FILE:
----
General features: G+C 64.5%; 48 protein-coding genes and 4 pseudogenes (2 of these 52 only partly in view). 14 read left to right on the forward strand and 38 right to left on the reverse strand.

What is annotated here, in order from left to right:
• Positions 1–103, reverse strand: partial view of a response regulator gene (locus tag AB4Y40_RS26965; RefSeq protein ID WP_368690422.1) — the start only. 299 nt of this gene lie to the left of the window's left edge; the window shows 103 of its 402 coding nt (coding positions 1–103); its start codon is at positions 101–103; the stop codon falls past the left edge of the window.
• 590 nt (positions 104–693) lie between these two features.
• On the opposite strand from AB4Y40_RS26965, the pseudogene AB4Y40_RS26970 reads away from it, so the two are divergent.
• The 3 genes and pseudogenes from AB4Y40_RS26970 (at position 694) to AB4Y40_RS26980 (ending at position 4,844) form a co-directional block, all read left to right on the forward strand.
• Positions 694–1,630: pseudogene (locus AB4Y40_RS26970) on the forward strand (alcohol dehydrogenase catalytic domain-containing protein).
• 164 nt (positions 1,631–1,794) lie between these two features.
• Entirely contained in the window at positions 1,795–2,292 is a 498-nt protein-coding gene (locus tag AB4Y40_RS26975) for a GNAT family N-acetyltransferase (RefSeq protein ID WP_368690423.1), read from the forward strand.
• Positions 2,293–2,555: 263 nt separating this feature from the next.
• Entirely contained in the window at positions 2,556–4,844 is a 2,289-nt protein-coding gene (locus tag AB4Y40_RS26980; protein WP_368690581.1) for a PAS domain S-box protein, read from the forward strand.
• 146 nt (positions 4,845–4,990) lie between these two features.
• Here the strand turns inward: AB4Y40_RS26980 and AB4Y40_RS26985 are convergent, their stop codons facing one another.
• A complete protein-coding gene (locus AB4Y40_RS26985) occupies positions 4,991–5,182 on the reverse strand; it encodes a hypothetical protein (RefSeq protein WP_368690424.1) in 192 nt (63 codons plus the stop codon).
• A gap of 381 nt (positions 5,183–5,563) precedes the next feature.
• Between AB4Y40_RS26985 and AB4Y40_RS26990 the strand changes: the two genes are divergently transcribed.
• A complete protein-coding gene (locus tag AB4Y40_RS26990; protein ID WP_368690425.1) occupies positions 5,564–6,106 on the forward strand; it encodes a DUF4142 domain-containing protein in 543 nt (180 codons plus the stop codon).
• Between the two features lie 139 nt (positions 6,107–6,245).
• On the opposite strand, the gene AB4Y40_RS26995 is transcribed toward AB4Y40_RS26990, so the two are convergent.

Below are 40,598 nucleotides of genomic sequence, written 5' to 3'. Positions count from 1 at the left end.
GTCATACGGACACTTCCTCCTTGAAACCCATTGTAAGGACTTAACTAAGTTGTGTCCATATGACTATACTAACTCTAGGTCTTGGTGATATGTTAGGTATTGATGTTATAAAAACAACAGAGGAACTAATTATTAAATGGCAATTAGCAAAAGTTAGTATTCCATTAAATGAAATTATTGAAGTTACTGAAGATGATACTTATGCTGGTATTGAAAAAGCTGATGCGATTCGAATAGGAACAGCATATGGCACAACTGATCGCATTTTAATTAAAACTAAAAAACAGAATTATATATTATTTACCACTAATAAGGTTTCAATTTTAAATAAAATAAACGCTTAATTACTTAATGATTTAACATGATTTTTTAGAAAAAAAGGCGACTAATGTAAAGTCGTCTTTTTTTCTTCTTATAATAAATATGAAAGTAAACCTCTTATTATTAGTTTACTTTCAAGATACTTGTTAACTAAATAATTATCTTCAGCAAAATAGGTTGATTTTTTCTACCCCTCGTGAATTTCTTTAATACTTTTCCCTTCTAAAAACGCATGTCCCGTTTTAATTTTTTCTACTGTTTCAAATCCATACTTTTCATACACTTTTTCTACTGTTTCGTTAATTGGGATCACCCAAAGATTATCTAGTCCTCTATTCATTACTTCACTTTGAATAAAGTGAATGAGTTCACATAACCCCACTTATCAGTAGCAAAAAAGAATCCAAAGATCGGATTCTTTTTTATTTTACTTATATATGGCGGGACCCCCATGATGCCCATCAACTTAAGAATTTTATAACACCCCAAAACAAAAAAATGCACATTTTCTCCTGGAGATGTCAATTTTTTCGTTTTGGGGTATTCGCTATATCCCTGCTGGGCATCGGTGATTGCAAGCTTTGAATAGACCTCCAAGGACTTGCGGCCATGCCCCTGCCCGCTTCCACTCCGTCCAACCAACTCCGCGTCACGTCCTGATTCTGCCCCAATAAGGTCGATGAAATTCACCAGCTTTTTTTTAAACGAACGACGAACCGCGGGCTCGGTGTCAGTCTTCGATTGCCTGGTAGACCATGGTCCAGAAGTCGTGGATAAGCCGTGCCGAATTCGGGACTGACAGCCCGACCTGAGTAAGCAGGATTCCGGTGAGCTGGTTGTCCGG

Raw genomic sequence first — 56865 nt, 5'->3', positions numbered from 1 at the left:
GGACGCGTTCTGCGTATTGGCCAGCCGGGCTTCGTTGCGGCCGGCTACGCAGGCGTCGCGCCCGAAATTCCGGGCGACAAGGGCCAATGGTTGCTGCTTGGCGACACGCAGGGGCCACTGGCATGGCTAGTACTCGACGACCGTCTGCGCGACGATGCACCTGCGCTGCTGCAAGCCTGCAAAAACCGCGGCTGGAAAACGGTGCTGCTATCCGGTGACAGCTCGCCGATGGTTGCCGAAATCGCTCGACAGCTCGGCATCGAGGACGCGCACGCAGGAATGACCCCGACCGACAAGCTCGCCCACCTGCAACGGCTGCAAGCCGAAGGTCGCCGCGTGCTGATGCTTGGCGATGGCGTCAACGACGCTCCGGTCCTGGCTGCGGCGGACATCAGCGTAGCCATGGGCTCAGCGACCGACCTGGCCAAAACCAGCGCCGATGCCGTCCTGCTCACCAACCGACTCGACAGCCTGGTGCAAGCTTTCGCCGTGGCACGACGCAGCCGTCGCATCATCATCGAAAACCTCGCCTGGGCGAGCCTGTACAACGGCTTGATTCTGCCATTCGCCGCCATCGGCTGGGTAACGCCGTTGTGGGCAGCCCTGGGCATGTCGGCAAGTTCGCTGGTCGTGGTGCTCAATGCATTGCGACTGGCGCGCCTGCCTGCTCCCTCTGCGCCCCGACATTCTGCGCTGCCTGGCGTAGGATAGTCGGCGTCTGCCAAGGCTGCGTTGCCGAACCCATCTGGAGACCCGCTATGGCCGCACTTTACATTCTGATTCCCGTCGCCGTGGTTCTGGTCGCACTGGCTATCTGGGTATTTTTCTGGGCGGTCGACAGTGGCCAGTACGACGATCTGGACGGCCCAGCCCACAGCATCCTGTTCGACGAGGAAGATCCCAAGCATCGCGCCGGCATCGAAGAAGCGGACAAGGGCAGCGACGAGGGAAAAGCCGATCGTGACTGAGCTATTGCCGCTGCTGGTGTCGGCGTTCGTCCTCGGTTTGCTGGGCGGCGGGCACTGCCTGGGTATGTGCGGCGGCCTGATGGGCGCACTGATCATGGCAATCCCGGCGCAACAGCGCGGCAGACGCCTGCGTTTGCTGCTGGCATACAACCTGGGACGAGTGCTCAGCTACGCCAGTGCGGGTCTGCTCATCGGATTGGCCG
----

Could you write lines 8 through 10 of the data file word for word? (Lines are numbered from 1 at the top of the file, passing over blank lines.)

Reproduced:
• 164 nt (positions 1,631–1,794) lie between these two features.
• Entirely contained in the window at positions 1,795–2,292 is a 498-nt protein-coding gene (locus tag AB4Y40_RS26975) for a GNAT family N-acetyltransferase (RefSeq protein ID WP_368690423.1), read from the forward strand.
• Positions 2,293–2,555: 263 nt separating this feature from the next.